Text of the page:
On Thursday, Glasgow-based insurer General Accident confirmed it was in talks that could lead to a takeover of Provident Mutual, a life assurer from Stevenage. Discussions about the deal, estimated to be worth up to pounds 200m, are said to be at an advanced stage.
A day earlier, the Prudential, Britain's largest insurance group, put a new spin on its advertising catchphrase "We want to be together", when its new chief executive Peter Davies indicated his interest in acquiring other life companies as part of the widespread consolidation expected within the industry.
Up to half of the country's 100-plus life companies could disappear in the next five years, resulting in a bonus bonanza for thousands of policyholders similar to the special payouts enjoyed by building society mem- bers in recent takeovers.
Stephen Dias, insurance analyst at American investment bank Goldman Sachs, says the market is ripe for consolidation. "The life industry could sustain such a large number of companies when the market was growing at 15 per cent per annum, as it did uninterrupted between 1985 and 1993. But since then, it has been stagnant with a huge squeeze on new business and increasing competition."
Strong equity and property markets in the 1980s have given way to mixed stock markets and falling house prices in the 1990s, which has put pressure on the investment returns of the life companies.
But it was the bad publicity over the mis-selling of personal pensions and mortgage endowment policies that caused the industry most damage. The furore led to the introduction of a tighter regulatory regime involving forced disclosure of expenses and commissions. This in turn revealed just how inefficient many life offices are and what poor returns they generate for policyholders.
Demand for financial protection and retirement provision also nose-dived, as the weak state of the economy continued to depress levels of discretionary spending. Broker BZW estimates that sales of life and pensions products are set to fall by 17 per cent this year, after a 12 per cent decline in 1994.
Cost savings, the driving force behind so much corporate activity in recent years, is another factor behind the urge to merge. Significant economies of scale, for example, can be derived from having one administrative system selling twice as many policies.
There is plenty of scope for consolidation, because the industry is fragmented. Prudential, the market leader, is estimated to have a share of 10 per cent, followed by Standard Life and Norwich Union, but the next player has less than 3 per cent. "Normally you would expect five or six players to have market shares of about 7 or 8 per cent, as in the non-life market," says Goldman's Mr Dias.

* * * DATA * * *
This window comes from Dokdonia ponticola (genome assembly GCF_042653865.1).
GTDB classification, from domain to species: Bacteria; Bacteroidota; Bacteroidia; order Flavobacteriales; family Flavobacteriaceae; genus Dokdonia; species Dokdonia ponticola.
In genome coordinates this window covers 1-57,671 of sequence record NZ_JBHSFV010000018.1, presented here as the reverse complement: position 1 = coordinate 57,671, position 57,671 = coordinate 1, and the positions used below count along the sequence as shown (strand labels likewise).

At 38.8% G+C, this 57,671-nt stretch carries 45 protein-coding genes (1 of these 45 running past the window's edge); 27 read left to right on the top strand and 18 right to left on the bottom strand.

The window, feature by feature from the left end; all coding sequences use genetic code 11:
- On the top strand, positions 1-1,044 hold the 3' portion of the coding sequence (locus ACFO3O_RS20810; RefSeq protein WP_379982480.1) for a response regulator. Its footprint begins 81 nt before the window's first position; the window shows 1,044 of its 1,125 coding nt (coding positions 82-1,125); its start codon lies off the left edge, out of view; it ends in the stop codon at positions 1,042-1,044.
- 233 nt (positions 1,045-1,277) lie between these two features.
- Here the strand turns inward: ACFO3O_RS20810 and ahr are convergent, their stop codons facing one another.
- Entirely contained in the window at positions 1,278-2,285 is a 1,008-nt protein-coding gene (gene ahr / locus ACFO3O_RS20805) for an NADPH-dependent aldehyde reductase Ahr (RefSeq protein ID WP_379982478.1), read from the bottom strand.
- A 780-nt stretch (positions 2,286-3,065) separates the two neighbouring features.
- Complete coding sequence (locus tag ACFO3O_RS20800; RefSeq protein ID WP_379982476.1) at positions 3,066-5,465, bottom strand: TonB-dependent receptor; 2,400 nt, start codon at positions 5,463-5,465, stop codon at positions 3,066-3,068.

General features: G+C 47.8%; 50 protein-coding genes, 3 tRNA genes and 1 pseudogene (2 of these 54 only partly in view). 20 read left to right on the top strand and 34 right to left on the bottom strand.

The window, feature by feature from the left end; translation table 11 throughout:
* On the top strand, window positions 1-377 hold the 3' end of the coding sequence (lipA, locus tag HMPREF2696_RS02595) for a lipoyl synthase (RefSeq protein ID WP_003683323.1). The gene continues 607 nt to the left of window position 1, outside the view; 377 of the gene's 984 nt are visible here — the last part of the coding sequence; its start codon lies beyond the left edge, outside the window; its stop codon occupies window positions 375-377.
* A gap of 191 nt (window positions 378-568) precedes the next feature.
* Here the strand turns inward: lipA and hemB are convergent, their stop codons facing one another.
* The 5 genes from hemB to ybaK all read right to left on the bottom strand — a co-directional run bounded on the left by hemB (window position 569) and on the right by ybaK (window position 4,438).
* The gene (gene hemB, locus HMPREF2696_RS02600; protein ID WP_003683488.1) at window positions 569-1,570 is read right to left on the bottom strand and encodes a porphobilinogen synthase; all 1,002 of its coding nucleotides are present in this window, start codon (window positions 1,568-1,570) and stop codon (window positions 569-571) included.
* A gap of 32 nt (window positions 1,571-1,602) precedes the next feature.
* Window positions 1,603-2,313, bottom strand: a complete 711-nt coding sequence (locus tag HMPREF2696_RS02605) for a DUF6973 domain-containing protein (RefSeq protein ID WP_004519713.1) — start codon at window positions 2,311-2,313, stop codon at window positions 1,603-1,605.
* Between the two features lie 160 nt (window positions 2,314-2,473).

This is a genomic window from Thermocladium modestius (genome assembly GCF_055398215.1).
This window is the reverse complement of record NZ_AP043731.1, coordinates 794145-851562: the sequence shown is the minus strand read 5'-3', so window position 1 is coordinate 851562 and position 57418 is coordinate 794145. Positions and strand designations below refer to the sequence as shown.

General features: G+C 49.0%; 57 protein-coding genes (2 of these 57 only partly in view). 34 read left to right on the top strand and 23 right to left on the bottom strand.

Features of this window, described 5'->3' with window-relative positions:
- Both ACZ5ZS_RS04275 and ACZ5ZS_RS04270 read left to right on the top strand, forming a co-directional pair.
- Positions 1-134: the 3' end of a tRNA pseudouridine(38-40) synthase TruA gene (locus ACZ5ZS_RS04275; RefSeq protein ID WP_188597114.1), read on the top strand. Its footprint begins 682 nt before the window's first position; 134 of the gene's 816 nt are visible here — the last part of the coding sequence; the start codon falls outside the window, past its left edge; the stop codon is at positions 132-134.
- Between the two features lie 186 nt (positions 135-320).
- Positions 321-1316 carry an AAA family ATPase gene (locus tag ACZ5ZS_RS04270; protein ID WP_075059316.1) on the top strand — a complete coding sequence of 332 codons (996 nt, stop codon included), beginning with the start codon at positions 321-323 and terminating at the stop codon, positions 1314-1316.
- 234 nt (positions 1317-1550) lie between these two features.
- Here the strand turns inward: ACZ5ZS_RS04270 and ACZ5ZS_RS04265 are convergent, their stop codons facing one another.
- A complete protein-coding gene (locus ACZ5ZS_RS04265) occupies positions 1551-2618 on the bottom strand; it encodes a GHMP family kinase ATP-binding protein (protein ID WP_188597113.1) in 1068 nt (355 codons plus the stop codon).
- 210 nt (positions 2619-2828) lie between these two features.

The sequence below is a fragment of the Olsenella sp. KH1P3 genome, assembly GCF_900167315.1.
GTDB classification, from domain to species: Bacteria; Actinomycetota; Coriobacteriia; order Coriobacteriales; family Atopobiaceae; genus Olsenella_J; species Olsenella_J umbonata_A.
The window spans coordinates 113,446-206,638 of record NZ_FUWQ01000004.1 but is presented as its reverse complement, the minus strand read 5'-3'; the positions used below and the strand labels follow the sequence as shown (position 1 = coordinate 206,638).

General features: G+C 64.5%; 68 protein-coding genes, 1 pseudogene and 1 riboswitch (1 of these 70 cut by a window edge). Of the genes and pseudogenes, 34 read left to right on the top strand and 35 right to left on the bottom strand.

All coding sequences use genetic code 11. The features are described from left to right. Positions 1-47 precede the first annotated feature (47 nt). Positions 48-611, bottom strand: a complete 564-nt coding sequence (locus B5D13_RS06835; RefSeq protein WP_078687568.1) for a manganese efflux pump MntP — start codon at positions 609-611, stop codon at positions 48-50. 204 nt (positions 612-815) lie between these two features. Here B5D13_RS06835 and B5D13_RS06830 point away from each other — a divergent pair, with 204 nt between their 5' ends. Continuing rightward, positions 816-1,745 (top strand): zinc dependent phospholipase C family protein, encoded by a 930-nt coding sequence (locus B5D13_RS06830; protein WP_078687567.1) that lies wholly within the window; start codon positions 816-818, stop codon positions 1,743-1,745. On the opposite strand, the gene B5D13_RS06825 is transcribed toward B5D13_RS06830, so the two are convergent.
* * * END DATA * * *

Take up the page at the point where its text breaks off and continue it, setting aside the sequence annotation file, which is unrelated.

The quoted target mentioned most often is Legal & General; the favoured bidder is Germany's Allianz, which already owns Cornhill Insurance.
But it is the mutual companies, which make up the vast majority of life companies, that are considered most vulnerable. "More and more of the mutuals are looking at what the future might hold and where they are going," says Jonathan Bloomer, finance director of the Prudential. "There are many parallels with the building societies."
Unlike quoted companies such as the Pru and General Accident, mutuals must generate their own capital. They cannot ask investors to fund a rights issue, because they do not have any shareholders, only policyholders. With margins under pressure and contingency reserves wafer-thin, the days of independence for many mutuals look numbered.
Several have already fallen by the wayside. Abbey National bought Scottish Mutual for pounds 288m in 1992 and paid a special bonus worth hundreds of pounds to all policyholders, while Dutch insurer Aegon took control of Scottish Equitable a year later.
Other deals have seen Friends Provident pay pounds 115m for NM Financial, the UK arm of National Mutual, Australia's second largest life insurer, while Britannia Life acquired Life Association of Scotland.
The irony is that the mutuals were formed to be bid-proof. Between the 1920s and 1960s, large sums were paid to shareholders to win their approval for conversion to mutual status. Now the mutual managers are realising they may have to give up their independence, although this goes against their instincts. But it looks as if the trend will inevitably lead to windfall gains for thousands of policyholders.Reuse content